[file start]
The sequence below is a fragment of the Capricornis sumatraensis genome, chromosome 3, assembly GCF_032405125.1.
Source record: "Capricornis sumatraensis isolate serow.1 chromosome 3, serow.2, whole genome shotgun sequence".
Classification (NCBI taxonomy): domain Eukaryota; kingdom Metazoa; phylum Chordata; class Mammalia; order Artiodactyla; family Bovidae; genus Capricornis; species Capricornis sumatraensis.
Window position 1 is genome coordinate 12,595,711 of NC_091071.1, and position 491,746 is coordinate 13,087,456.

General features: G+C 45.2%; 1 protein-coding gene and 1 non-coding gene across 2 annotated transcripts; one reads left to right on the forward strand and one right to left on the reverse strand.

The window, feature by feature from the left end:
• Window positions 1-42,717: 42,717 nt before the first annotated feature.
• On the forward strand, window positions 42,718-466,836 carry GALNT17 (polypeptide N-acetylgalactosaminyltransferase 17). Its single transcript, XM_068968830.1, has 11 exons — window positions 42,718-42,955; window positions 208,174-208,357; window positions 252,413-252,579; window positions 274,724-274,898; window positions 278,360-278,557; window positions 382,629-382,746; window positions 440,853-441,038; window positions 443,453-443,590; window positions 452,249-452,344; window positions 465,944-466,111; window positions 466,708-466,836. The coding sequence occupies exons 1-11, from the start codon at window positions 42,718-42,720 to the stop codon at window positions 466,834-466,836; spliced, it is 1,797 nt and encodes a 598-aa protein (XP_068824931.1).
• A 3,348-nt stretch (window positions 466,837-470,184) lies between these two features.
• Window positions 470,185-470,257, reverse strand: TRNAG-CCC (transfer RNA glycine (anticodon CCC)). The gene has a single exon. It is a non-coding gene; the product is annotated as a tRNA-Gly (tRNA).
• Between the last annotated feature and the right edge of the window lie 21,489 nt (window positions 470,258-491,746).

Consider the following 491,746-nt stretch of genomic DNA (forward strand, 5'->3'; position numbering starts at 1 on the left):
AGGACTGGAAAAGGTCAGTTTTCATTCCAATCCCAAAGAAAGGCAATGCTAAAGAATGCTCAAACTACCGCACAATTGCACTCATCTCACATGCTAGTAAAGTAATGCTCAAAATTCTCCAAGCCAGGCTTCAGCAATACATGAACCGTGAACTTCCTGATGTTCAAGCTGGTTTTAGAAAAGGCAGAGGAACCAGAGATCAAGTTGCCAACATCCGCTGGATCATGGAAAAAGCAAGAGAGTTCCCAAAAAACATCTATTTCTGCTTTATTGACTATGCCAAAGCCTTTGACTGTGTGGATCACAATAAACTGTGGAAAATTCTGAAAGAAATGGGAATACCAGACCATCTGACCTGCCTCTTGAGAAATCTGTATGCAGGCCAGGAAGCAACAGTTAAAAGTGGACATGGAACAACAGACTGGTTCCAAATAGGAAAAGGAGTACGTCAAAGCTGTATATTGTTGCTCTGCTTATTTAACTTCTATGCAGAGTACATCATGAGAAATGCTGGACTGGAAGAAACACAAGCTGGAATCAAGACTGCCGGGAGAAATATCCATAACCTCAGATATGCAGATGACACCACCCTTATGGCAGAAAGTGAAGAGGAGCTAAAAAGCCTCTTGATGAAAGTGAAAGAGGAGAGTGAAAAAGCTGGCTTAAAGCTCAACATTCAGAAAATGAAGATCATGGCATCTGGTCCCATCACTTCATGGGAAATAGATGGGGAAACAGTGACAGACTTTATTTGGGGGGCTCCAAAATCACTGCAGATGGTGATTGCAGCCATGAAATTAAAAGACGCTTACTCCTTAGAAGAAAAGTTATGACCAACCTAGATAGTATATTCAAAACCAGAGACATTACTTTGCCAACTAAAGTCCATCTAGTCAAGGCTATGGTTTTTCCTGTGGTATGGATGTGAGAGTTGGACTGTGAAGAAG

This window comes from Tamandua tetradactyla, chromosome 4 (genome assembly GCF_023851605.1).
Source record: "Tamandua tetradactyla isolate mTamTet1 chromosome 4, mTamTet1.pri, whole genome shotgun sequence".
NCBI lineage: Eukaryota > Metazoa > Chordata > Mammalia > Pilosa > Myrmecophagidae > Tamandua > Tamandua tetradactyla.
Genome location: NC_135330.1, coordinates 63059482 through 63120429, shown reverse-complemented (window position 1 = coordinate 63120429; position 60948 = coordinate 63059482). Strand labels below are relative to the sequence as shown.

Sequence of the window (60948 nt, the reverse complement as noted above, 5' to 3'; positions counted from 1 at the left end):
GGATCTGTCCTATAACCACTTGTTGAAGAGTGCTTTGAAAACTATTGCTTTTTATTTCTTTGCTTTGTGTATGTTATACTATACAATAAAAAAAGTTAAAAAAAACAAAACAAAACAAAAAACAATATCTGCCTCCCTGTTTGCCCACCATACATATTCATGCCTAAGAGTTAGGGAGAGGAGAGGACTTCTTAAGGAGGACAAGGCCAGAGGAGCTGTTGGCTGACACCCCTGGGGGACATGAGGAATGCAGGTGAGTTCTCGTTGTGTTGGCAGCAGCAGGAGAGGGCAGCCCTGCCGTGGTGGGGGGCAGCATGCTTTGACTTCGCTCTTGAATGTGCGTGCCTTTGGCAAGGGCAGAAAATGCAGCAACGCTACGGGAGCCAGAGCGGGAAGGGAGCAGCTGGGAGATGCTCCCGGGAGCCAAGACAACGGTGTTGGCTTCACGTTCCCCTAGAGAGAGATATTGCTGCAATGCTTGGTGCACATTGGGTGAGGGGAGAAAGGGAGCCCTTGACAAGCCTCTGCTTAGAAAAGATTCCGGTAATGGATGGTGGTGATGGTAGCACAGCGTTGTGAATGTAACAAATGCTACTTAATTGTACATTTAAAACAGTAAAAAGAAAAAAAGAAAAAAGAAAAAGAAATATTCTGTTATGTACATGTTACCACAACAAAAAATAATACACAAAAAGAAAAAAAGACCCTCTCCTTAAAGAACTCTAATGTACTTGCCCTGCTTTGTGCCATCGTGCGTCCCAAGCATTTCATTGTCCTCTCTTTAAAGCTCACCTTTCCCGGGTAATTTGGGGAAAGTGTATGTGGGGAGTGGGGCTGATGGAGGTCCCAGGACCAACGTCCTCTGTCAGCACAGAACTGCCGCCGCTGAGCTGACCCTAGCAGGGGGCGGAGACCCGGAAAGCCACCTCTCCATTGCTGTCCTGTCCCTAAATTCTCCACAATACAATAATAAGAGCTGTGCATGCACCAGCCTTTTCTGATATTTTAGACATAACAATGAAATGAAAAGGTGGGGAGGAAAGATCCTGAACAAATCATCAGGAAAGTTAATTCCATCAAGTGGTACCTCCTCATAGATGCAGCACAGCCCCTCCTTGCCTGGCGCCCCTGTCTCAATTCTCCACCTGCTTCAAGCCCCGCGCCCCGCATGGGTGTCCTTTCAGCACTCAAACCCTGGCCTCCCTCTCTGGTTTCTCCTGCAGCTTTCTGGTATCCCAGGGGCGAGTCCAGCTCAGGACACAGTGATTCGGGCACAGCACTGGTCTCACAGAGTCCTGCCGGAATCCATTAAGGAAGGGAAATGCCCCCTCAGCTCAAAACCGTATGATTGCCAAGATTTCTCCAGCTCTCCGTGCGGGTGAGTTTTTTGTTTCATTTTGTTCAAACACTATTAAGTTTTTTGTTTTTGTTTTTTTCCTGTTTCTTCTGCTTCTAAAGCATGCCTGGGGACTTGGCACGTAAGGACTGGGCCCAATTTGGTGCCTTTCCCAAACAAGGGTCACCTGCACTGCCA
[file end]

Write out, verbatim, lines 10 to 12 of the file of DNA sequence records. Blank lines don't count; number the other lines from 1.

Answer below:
• Window positions 470,185-470,257, reverse strand: TRNAG-CCC (transfer RNA glycine (anticodon CCC)). The gene has a single exon. It is a non-coding gene; the product is annotated as a tRNA-Gly (tRNA).
• Between the last annotated feature and the right edge of the window lie 21,489 nt (window positions 470,258-491,746).

Consider the following 491,746-nt stretch of genomic DNA (forward strand, 5'->3'; position numbering starts at 1 on the left):